The Ronchi Decree defined waste as “any substance or object which the holder discards or has decided or is obliged to discard”. First, this definition presupposes that any goods are destined, sooner or later, to become waste. Secondly, it is clear that the transformation from goods to waste depends above all on the will of those in possession of the waste.
Waste is classified, depending on its origin, as municipal and special waste, as well as, based on the level of danger as, hazardous waste and non-hazardous waste.
By way of example, municipal waste covers domestic/household waste, including that coming from street sweeping or vegetation from green spaces, whereas legislation regards special waste as that deriving from demolition, construction, industrial processing, recovery and disposal.
Turning instead to the management of waste, it is good to remember that any treatment leads only to a transformation of the waste and/or its transfer from one physical state to another but, in no case, to its destruction (the law of conservation of mass). Therefore, the most appropriate approach with regard waste is its reduction upstream, which means producing as little as possible trying to use everything several times (as happened in the past). The Decree was written based on these principles. To achieve these objectives, it is essential to make citizens and producers aware. If an upstream reduction or re-use of the materials is not possible, it is necessary to sort waste that cannot be recovered from that which can be sent for recycling.
Legislative Decree 152 of 2006 entered into force on 22 April 2006, at the same time repealed the Ronchi Decree. Waste management is the subject of the fourth part of Legislative Decree 152/2006 which, in implementation of Directive 2008/98/EC, provides for measures to “protect the environment and human health”, with the aim of preventing and reducing the “negative impacts of production and waste management” and those concerning the use of resources.
Waste management involves activities of public interest for which they must be organised without endangering human health and without using procedures or methods that could harm the environment. On that point, in the current text in force, Article 177, paragraph 4, provides that such management must take place:

  • “Without causing risks for water, air, soil, as well as for fauna and flora”;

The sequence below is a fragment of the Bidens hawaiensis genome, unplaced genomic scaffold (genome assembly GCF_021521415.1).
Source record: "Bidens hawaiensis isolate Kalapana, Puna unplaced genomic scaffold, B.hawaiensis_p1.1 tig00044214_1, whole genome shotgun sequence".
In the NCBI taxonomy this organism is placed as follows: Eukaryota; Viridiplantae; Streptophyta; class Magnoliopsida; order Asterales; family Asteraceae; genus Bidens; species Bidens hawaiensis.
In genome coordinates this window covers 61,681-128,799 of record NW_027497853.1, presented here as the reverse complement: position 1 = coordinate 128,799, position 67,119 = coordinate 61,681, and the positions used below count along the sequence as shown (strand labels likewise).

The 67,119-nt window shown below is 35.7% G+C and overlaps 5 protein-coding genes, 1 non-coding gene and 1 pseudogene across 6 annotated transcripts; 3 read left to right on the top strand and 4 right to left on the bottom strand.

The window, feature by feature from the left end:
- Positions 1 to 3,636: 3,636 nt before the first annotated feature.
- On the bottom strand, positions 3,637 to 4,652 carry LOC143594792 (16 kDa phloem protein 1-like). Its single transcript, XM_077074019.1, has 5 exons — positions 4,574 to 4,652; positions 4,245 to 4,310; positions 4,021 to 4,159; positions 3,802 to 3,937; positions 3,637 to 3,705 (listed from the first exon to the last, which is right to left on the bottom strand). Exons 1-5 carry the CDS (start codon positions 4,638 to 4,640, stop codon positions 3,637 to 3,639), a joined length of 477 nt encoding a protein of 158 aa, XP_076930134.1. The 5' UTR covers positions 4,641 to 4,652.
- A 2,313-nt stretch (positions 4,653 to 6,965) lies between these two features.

• “Without causing nuisance through noise or smells”;
  • “Without damaging the landscape and places of special interest, protected under current legislation”;

Article 178 lists, in this regard, the principles on the basis of which waste management must be carried out, which must take place in accordance with the criteria of precaution, prevention, sustainability, proportionality, responsibility and cooperation of all those involved in the production, in the distribution, use and consumption of goods from which the waste originates, as well as the principle that the “polluter pays”.
Article 179 provides for, in any case, a hierarchy, i.e. an order of priority in the environmental options, provided by the State, regions, provinces and local authorities, which is as follows:

  • prevention;
  • preparation for re-use;
  • recycling;
  • other types of recovery (for example, energy recovery);
  • disposal

This means that, in accordance with the aforementioned order, all measures must be taken to encourage choices that guarantee the best overall result, also taking into account any health, social and economic impacts.
With reference to the delicate recycling sector, article 181 states that, based on the indications provided by the Ministry of the Environment, the Regions shall establish the criteria by which the municipalities must carry out the collection and sorting of waste.
Legislation also requires the competent bodies to take all the necessary measures to achieve, by 2020, a 50% increase in the preparation for re-use and recycling of waste such as paper, metals, plastic and glass from private households and 70% in the preparation for re-use, recycling and other types of recovery of non-hazardous construction and demolition waste.
Finally, in terms of waste disposal, it must be carried out under safe conditions and constitute the residual phase of its management, subject to verification by the competent authority of the technical and economic impossibility of performing recovery operations.
For this reason, waste destined for eventual disposal must be as “reduced” as possible both in mass and in volume, promoting prevention and re-use, recycling and recovery activities and giving, where possible, priority for that non-recoverable waste generated as part of recycling or recovery activities.